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Maurice Sendak unerringly depicts real people and places and the magic beings in his father's fairy tale. In the drawings, one senses the artist's immutable love for his family and pride in his heritage. At age 75, Philip Sendak was mourning for his late wife Sarah. Before his death a year later, he wrote the pages that became this book, translated from "Americanism Yiddish" by Barofsky, whose notes give interesting background data on the text. The full flavor of the author's pithy, unstudied descriptions evokes laughter and tears and wonder. Sendak tells about growing up in a Polish-Jewish shtetl, leaving home, staying with a wise grandfather and sailing to America in 1913. Working in a factory, "I courted Mama every Saturday and Sunday," successfully. The couple settled in Brooklyn, where they brought up their three children and lived out their faithful years together. At Maurice's urging, Philip tried to write a story: "But nothing comes." Instead, the author added to his book this tale he had heard as a child at home. David is lost and crying for his Papa and Mama when a big bird appears. The bird flies the boy over terrain where he sees creatures big and small killing each other, symbolizing the lessons he learns when the flight ends at his grandfather's house. The kind old man explains the meaning of David's experiences with news about his Papa and Mama in the surprising denouement. Jews and gentiles, children and adults will discover meaning, as well, in the two stories that blend seamlessly into one parable.
Copyright 1985 Reed Business Information, Inc. --This text refers to an out of print or unavailable edition of this title.

Grade 4 Up At age 75, a year before his death in 1970, Philip Sendak wrote down some of his father's stories in response to a request from his son, Maurice. The stories, translated from the Yiddish and combined into one tale, are presented in this small volume along with a short reminiscence of Philip Sendak's life. In a simple, straightforward style that reflects his Polish shtetl roots, Sendak tells of a young boy's fairy tale-like quest for his parents. Carried by a large bird from place to place, in true allegorical fashion, he witnesses a war between friendly giants and greedy monsters, is swallowed by a large fish and finds a brave runaway slave in a cave. He encounters little people who are rich in possessions but have no food and saves a sick man's flock from wild beasts. The boy finally visits his grandfather in heaven, learns the meaning of his travels and is returned to his parents. In Maurice Sendak's pencil illustrations, children glimpse the boy's grandfather watching over him. This strongly reminiscent piece of shtetl philosophy will most likely be better appreciated by adults who have gleaned such tales from parents and grandparents than by modern American children. Susan Scheps, Bertram Woods Branch Library, Shaker Heights, Ohio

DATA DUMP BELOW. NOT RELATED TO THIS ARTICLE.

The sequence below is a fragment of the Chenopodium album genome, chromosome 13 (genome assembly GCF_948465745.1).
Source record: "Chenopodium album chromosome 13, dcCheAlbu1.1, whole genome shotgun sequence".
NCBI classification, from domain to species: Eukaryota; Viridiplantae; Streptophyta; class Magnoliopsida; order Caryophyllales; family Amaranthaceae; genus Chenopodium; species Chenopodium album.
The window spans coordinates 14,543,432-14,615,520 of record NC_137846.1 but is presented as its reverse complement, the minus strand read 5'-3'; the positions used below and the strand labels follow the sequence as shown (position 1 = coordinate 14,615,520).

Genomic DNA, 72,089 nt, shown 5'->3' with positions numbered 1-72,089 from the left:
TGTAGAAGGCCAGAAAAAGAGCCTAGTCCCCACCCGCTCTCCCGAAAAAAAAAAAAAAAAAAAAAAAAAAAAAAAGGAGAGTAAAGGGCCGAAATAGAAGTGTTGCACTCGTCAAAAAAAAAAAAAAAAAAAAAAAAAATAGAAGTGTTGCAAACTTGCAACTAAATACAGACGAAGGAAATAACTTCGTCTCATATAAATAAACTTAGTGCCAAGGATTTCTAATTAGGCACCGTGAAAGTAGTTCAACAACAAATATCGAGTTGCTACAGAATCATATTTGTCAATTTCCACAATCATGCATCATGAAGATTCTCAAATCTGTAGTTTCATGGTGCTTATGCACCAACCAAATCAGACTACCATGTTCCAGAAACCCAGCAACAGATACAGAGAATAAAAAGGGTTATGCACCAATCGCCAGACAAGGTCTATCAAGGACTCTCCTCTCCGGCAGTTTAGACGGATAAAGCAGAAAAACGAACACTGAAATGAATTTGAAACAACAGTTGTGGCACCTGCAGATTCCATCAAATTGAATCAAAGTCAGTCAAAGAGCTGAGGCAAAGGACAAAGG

Copyright 2002 Reed Business Information, Inc. --This text refers to an out of print or unavailable edition of this title.


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